Which Joe gave his name to ‘sloppy joes’? We look at five interesting sandwiches and their lexical origins.
A bus conductress.
- ‘In London and Birmingham, trams and buses were manned by drivers and conductors; the latter also known as clippies.’
- ‘The first 16 Bradford post-war clippies were given their passing out lecture by their tutor.’
- ‘But though the days of clippies and extended tea breaks may be long gone, retired Scarborough driver Charlie Bullock is determined to turn up in his coffin aboard his old double-decker.’
- ‘Passengers made the journey aboard the vintage buses, including several veteran drivers and clippies in their seventies and eighties.’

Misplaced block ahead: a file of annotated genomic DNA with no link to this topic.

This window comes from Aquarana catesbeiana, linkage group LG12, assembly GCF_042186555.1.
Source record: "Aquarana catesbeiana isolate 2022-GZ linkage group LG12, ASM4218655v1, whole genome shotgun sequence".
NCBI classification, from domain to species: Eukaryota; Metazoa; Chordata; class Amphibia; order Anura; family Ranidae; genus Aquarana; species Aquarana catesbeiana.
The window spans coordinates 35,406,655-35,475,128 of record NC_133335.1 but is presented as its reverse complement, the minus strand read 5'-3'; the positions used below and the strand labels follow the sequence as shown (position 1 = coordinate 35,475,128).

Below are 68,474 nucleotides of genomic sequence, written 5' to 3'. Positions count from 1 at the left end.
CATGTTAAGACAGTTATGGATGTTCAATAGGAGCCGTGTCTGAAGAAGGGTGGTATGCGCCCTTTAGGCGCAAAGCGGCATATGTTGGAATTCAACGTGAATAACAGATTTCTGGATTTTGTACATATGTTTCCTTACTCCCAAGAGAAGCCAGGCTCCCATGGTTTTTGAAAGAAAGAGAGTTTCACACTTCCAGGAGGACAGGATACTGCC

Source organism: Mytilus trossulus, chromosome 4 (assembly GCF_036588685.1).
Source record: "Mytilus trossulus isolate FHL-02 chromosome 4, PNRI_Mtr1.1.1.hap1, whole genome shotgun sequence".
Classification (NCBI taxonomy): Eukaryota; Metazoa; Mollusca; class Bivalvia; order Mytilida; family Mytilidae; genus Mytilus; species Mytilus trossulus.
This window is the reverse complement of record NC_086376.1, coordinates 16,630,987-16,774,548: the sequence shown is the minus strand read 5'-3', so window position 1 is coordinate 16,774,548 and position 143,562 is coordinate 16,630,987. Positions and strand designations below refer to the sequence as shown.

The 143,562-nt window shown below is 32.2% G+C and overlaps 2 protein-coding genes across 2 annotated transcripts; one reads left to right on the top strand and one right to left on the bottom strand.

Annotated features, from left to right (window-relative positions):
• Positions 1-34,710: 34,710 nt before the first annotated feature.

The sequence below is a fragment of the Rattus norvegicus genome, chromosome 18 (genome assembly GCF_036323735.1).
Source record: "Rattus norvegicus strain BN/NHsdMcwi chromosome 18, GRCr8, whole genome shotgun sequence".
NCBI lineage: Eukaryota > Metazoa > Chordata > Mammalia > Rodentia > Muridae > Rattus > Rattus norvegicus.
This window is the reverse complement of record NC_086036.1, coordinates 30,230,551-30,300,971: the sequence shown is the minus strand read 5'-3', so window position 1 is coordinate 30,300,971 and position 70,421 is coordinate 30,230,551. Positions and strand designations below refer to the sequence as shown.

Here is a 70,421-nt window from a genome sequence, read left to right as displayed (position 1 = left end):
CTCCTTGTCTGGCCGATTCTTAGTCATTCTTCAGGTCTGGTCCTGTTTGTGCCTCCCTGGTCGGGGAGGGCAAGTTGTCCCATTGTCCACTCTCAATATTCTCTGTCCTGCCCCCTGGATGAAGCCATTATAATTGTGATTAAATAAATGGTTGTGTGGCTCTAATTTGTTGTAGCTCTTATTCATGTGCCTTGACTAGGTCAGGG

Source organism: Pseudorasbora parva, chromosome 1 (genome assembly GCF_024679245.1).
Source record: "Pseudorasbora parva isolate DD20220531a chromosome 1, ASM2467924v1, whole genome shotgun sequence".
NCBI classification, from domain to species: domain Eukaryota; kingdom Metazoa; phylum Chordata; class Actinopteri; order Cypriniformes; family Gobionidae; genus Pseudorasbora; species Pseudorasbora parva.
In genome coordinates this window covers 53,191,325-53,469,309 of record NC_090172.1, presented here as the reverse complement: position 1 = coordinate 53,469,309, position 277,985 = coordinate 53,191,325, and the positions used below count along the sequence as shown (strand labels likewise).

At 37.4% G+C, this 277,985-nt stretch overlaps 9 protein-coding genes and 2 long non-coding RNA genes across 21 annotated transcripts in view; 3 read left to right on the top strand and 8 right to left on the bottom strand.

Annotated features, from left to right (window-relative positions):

- ‘If push comes to shove, many women MSPs could convincingly take on the role of clippies.’
We take a look at several popular, though confusing, punctuation marks.
From Afghanistan to Zimbabwe, discover surprising and intriguing language facts from around the globe.
The definitions of ‘buddy’ and ‘bro’ in the OED have recently been revised. We explore their history and increase in popularity.